Rechecking our bags was easy. Though my dignity and sense of proportion were being challenged, we were making decent time. We had about 40 minutes to go before departure, and I had only one last opportunity to remove my shoes and belt, place all my belongings in bins, and hope nothing beeped while I walked through the scanners.
The officer who checked my passport this time had oiled hair and the gruff temperament of a B-movie jail warden. Again, no eye contact. He didn’t ask us anything, but later barked at the line we were standing in: “Why don’t you go down that way? There’s no one there.” The once-wide corridor to the gates had been turned into four narrow lanes with makeshift walls. We stampeded down the path single-file for a short while before we met the backs of a very, very long line of weary travelers. Veterans and injured skiers in wheel chairs were waiting patiently ahead of us. More people crowded in behind us. The line moved slowly; the security check remained distant.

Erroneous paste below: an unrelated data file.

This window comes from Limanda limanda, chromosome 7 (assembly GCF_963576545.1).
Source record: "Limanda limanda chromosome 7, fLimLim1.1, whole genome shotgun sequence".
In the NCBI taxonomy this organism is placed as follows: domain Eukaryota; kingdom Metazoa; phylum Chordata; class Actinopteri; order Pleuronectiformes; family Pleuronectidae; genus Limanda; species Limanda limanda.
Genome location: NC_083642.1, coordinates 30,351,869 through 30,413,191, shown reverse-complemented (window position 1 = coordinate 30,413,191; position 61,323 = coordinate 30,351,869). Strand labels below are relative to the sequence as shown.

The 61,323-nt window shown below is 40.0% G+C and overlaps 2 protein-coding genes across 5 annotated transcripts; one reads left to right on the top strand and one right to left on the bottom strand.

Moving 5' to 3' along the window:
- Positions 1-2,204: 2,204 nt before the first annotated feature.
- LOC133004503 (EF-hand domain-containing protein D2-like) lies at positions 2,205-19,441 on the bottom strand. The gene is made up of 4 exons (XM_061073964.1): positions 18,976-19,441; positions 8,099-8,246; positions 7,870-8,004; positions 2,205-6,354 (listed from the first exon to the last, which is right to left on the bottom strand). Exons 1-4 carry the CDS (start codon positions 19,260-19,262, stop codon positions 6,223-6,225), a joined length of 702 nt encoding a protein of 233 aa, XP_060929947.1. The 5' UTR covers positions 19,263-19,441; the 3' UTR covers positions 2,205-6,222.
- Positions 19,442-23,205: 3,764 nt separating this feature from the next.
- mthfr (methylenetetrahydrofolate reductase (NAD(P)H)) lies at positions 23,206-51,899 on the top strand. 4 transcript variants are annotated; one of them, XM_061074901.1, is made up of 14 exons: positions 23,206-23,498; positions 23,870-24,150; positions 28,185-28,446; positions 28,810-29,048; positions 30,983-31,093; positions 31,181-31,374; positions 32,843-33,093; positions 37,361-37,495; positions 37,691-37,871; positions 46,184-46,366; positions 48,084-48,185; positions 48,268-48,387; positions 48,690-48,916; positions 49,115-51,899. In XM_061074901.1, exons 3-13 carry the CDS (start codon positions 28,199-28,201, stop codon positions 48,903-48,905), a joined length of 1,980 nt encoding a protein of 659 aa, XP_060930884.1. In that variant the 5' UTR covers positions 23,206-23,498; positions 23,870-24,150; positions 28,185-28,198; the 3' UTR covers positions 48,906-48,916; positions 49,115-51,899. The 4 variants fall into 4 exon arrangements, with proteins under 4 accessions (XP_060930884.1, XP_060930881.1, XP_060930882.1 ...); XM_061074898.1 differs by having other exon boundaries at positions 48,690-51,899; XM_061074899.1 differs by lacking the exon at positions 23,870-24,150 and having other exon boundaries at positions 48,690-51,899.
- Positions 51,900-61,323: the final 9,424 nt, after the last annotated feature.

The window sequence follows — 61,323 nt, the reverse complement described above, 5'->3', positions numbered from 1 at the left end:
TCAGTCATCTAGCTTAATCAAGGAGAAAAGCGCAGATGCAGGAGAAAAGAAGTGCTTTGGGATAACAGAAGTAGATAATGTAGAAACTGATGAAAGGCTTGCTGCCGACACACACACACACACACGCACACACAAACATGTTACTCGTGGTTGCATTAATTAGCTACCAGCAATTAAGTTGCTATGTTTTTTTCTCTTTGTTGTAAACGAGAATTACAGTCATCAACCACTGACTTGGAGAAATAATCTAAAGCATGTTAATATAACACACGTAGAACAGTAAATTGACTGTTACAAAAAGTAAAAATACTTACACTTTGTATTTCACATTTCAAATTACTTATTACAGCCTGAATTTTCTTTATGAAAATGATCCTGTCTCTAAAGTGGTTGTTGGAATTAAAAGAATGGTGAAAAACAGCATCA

And then an alarm went off. More shouting. Security started storming down the lanes around us, yelling. I couldn’t tell what was being said, but other travelers translated. Someone might have slipped through one of the other lanes undetected. They were locking down the entire wing of the airport. Everything ground to a halt.
For more than 40 minutes, hundreds of us melted in the hallway, getting bitchy. While police and suit-and-tie authorities waddled by, none bothered to explain what was going on. Leaning against the glass, we stared at the ceiling. Because the divider walls weren’t tall enough, the space at the top was spanned with heavy-duty chicken wire, bolted into place. Back in the land of the free and the home of the brave, I felt neither.